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parallel fissures may be produced, of which the directions will be perpendicular to each other. No two systems of parallel fissures could be thus formed, of which the directions should not be perpendicular to each other. (Art. 32.)

X. If the fissures in either of these systems be near to each other, they could not be formed by such tensions as we have been considering, in succession. They must be formed simultaneously in each system. One system, however, might be formed at any time subsequently to the other. (Art. 30, 32.)


35. LET us now proceed to apply the results obtained in the last section to the actual case of a portion of the earth's crust, under the hypotheses respecting the action of the elevatory forces and the cohesive power of the mass, which have been already stated, (Introd. p. 11, and Art. 12.) And, first, let us suppose, for the greater simplicity, the surface of the mass acted on to be of indefinite length, and bounded laterally by two parallel lines. If we first suppose the elevatory force to be uniform, it is manifest that the extension, and therefore the tension, will be entirely in a direction perpendicular to the length; so that its whole tendency will be to produce longitudinal fissures, or such as are parallel to the axis of elevation.

5. Formation of Longitudinal Fissures—Their Position and Width— Complete and Incomplete Fissures.

36. Let the annexed diagram represent a transverse section of the elevated mass, and let us suppose it symmetrical with respect to the line CC", and also that the mass below the horizontal line AB remains

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perfectly undisturbed. The cavity ACBD, containing the fluid through the medium of which the elevatory force is supposed to act on the lower surface of the elevated mass, (see p. 10), may either be supposed to have existed previously to the action of the elevatory forces, or to have been partly produced by them.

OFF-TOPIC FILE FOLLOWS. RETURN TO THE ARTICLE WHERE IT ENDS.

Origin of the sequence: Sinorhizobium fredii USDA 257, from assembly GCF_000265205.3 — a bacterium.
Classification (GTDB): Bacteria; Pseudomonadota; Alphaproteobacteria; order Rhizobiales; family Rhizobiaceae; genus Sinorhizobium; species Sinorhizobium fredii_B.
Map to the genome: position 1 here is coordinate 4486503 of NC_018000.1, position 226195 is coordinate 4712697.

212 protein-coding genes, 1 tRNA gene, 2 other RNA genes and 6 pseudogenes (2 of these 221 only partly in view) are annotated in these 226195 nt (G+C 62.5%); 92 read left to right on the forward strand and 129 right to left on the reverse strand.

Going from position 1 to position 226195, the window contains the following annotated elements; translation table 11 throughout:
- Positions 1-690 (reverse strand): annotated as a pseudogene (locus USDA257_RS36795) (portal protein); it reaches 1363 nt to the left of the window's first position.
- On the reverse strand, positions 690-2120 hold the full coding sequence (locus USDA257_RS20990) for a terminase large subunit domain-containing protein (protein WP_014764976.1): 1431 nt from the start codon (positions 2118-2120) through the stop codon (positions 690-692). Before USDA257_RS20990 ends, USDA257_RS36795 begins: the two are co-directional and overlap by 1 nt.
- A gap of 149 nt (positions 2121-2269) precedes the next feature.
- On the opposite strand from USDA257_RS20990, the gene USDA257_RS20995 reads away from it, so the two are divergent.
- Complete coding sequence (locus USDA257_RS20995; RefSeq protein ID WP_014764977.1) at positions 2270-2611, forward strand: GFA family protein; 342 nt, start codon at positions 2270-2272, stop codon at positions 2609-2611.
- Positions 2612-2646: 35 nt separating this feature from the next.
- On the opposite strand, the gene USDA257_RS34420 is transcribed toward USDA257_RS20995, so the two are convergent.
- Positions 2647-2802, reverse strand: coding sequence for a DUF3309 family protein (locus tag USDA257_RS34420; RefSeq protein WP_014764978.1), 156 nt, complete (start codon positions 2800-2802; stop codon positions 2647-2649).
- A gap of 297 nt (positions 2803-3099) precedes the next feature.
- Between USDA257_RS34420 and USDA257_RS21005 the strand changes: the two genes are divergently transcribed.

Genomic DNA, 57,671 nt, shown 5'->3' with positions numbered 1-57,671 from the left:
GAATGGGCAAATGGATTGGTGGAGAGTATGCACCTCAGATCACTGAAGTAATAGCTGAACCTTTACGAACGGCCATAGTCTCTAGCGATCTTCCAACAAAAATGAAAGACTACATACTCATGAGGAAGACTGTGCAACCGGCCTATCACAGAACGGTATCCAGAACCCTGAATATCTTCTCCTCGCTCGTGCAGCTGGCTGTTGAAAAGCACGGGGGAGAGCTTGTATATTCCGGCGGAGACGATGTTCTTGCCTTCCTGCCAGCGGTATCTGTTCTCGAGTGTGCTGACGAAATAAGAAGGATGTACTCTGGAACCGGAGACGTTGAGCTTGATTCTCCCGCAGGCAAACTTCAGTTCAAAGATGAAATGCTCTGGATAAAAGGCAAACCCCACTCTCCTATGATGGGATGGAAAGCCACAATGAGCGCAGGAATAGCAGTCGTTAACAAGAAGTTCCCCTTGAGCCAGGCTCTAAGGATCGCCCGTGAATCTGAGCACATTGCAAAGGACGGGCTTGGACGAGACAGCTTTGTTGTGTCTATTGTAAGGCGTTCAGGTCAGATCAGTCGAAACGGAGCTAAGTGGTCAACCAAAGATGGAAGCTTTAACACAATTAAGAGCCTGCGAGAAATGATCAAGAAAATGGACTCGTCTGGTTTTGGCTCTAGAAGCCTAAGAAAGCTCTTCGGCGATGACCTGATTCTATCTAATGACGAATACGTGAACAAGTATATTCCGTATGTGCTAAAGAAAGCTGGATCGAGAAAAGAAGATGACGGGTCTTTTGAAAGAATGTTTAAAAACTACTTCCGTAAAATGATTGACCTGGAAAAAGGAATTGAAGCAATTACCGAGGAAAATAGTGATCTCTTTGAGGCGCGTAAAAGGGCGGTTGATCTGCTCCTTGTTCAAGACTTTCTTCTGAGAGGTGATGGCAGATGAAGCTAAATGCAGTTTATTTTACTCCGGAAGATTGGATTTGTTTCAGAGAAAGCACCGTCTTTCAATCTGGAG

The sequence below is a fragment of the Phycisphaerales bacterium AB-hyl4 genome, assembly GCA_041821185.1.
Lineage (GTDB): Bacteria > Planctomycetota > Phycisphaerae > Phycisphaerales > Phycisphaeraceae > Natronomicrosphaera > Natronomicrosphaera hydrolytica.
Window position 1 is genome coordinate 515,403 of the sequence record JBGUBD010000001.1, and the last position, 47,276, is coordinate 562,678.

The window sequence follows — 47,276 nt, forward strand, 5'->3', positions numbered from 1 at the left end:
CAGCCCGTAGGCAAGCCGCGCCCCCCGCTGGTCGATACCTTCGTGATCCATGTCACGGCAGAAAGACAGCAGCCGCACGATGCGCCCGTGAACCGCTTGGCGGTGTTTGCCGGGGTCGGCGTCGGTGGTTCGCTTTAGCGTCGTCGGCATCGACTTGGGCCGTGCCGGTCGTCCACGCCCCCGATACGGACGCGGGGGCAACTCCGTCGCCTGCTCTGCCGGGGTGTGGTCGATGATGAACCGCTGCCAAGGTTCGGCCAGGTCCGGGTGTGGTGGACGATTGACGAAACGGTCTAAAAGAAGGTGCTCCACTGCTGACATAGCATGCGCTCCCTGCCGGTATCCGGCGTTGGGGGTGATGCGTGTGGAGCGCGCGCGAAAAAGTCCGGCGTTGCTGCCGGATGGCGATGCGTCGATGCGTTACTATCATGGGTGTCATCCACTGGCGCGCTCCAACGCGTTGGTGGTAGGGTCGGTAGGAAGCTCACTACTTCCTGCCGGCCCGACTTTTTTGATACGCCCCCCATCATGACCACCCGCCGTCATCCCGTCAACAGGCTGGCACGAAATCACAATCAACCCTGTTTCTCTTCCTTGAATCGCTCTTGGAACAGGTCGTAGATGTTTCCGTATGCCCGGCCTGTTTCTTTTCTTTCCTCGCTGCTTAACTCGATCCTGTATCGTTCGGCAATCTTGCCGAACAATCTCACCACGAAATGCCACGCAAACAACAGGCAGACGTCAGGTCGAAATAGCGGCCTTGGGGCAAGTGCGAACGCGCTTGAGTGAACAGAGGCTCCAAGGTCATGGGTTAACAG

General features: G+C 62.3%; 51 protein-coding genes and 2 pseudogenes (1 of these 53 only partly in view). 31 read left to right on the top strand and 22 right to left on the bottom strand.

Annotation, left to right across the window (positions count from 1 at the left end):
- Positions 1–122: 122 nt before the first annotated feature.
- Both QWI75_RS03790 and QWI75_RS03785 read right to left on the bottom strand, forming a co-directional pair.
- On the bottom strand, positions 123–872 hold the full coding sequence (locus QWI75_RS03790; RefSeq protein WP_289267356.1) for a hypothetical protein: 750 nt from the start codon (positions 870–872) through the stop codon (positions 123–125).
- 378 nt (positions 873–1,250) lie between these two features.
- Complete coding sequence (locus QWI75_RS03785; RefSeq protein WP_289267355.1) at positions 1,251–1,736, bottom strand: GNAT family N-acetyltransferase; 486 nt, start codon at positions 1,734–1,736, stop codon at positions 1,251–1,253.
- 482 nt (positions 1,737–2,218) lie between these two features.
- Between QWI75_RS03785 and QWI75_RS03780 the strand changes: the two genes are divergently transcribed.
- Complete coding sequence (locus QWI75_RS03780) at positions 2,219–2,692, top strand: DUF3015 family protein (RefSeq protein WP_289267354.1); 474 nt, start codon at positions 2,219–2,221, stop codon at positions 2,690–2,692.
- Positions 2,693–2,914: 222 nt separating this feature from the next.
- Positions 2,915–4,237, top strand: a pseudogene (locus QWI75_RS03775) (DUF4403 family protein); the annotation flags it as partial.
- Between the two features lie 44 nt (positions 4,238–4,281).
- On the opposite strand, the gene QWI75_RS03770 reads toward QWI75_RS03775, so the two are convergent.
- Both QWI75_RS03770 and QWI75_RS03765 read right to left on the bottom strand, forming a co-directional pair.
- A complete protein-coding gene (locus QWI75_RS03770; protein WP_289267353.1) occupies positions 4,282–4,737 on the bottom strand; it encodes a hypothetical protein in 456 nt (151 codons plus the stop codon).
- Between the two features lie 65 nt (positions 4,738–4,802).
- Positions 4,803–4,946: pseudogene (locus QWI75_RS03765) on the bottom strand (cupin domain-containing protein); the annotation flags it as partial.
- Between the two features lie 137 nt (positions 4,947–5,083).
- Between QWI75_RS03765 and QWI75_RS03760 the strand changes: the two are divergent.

Wol, WI. PART I. F


If we suppose the mass not to become compressed, and the disturbance not to extend beyond the vertical lines AA, BB', it is manifest that the lengths of the lines ACB, A'C'B' will be equal; and since their original lengths were so, their extension will be the same.

It is evident, however, that the force required to elevate the mass ABBA" will be much greater than that just necessary to overcome its weight, on account of the forces called into action at the extremities of the elevated mass, and that some degree of compression of the mass will consequently exist, which will render the vertical line

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CC" shorter than its original length. It is also evident that the disturbance of the upper part of the mass will extend laterally beyond the verticals through A and B, as above represented.

The compression of CC" will clearly make the curvature of A'C'B' less than that of ACB, and will consequently render its eartension less than it would otherwise be. The greater extent of lateral disturbance in the upper portion will also produce the same effect. For let us suppose the portion A'p of the upper curve exactly similar, and equal in length to p C, then is it easily seen (assuming the extension of A'B' to be uniform throughout) that the line joining the physical point p, and its undisturbed position will be vertical, while similar lines for p, p, and q, will be inclined, as in the figure. Hence it immediately appears that the difference between the lengths p,q, and as will be less in this case than if p, and q, were in the verticals through A and B respectively. We may therefore infer that the same will hold generally, since the condition of the similarity of Ap and pC will be approximately satisfied when the tangents at A' and C are parallel, and the curvature small, as we may here assume it to be.


Hence, then, we may conclude that the eatension of the physical line ACB, under the circumstances supposed, will be at least equal, and generally greater, than that of any similar line in the higher portions of the uplifted mass. It seems also probable, that in cases occurring in nature the eatensibility will be less in the lower portion of the elevated mass (at least to a certain depth) than in that which constitutes its upper surface.